This is the first time I’ve ever made Sugar Skulls! For the past couple years, I’ve wanted to make some cookies to focus on Dia de Los Muertos, or “Day of the Dead” festivities, and I finally got the chance!
I wanted to feature rich fall colors, so I chose a pumpkin orange, russet red, chocolate brown, and bold eggplant. Then I crossed my fingers & hoped they would look okay together…
I searched for images of of ‘Dios de Los Muertos,’ and I kept all of the ideas up near me on my laptop while I set to work. The ending result was a dozen cookies with a handful of unique designs as I pieced together bits from several sources. I love how they turned out!
Although this is our second fall season since moving to Texas, this is the first one that we’ve had a chance to appreciate. Last year, I was buried under a 3000+ cookie order for the month of October, so it’s been really fun to have some time to play around with neat, easy cookie designs this year!
First up, Festive Caramel Apple Cookies!
I’ve seen caramel apple cookies before, but there was one little detail always missing… the “caramel” icing didn’t look gooey! I consider myself the #1 Caramel Apple Fan ever, and the BEST part is the ooey, gooey, drippy caramel! So… I devised a way to make the apple cookies look as closely as possible to the real thing.
I used this cutter for my apple-shaped cookies:
Since I was planning to add a popsicle stick to the finished cookies, I trimmed the leaf & stem from the cookie shape before baking. Once the cookies were baked & cooled, I iced them in a deep red color, and let that dry for a few hours before moving on to the next step.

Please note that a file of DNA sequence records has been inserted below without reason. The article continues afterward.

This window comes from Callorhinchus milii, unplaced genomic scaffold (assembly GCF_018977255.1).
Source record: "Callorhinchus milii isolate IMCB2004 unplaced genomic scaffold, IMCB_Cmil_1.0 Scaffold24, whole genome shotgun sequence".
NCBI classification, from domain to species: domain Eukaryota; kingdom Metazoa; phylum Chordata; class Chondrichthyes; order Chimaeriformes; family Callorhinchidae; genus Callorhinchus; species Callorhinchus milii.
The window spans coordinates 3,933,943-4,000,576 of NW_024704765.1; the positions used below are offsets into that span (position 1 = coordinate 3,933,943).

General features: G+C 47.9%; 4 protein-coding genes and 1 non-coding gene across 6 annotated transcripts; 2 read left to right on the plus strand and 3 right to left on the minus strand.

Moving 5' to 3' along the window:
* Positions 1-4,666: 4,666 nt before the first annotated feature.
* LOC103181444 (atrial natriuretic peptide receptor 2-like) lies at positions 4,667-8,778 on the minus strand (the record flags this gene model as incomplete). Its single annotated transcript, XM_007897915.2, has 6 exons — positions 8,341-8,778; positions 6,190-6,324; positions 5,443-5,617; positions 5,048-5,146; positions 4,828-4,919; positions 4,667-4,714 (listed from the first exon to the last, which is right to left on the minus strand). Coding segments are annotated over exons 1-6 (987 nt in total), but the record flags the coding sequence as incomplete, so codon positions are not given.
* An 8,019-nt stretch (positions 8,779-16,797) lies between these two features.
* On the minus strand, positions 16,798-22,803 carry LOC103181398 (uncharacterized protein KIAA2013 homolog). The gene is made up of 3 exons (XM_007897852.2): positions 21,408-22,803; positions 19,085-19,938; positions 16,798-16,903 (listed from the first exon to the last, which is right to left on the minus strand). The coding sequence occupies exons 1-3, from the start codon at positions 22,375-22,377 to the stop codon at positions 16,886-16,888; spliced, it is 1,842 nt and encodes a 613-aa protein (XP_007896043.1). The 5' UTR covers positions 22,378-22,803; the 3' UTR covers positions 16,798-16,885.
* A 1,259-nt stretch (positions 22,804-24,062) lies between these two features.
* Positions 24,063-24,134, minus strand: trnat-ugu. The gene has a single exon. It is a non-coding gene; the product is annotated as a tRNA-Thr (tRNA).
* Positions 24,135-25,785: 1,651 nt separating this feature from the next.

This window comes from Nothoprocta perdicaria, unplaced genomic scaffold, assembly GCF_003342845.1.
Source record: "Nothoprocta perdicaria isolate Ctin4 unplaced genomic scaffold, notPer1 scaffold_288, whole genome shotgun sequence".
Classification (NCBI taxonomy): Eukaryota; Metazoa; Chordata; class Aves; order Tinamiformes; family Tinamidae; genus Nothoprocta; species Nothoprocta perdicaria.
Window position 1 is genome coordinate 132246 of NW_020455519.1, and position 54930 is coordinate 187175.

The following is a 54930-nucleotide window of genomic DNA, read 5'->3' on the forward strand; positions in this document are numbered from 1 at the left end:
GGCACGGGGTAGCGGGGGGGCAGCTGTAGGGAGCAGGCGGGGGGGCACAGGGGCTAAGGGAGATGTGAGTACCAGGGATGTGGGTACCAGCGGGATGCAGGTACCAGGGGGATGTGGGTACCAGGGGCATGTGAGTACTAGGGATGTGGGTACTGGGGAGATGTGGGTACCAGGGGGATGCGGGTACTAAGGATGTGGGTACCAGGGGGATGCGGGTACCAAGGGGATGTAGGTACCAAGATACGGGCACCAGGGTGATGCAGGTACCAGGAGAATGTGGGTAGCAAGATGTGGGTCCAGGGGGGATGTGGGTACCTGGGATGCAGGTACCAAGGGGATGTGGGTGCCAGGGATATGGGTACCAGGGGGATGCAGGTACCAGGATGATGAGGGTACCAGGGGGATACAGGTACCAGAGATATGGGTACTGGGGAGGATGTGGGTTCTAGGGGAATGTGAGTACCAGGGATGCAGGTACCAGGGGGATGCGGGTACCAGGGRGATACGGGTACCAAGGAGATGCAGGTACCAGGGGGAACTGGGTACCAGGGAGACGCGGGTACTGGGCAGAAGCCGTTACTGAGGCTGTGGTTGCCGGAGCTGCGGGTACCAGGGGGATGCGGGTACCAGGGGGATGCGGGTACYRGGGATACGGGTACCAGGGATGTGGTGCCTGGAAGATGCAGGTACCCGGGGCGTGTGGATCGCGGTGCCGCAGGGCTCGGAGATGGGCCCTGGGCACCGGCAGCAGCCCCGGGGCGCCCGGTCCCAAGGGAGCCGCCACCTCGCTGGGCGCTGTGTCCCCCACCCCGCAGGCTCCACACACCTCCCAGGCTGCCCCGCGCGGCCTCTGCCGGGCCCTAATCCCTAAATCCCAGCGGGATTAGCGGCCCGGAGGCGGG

To ice the “caramel” on the cookies, I prepared the overlap surface. I lined a baking sheet with waxed paper (parchment paper would work as well). I spaced the cookies a little further apart than usual, to allow for the icing to pool over the edges. Next, I flooded the cookies with the caramel-colored icing, making sure to really apply it to the edges of the cookie so it would spill over onto the waxed paper. (I wanted a few cookies to have festive sprinkles, so I added them at this point.) Then, without moving the cookies, I let the entire pan dry solidly overnight.
The next morning, I very carefully peeled the waxed paper from the back of each cookie (not the other way around!), and added the popsicle sticks to the back. Using a stiff piping icing in the colors I had on hand (I think mine was purple, but it doesn’t show, so don’t worry about matching!), I piped a stiff line of icing & firmly attached a stick 1/3-1/2 of the way down the top of the cookie. I let that dry for a few more hours, and that’s it! Easy Caramel Apple Cookie Pops!
For some other fun apple cookie ideas, check out these “Happy Apple Cookies” with a fun personality! I also made some cute apple minis a few years ago, along with some personalized apples for the boys’ teachers. They are ALWAYS well-received.
Next up, I made a few Classic Pumpkins to go with the Caramel Apple cookies, too.
To add dimension, I iced the sections of the pumpkin cookies in two stages: sections 2 & 4 first. After allowing 20-30 minutes for those first sections to crust a bit, I iced sections 1, 3 & 5. I waited another 10 minutes or so before using a bit of brown piping icing to add the stems.
Start to finish, I probably iced these pumpkins completely in just under 1 hour. They are pretty & so perfect for fall!
I know it’s the wrong season now, but chalk this up as another entry in the “Never-On-Time” series of posts.
I first started dreaming of a pumpkin-flavored sugar cookie last year (Fall 2010). I did a bit of researching, but it seemed that putting moist canned pumpkin into a cookie caused the dough to be too soft for traditional roll-outs. I didn’t have time to practice last year, so my idea was pushed to the back burner instead.
THIS YEAR, however, I put my thinking cap on & approached the idea in a new direction. I had made some dog biscuits & cookies for a friend last February, and I learned something in the process. The dog biscuits called for pumpkin, but when I made the dough, I thought to myself, “This doesn’t smell like pumpkin at all!”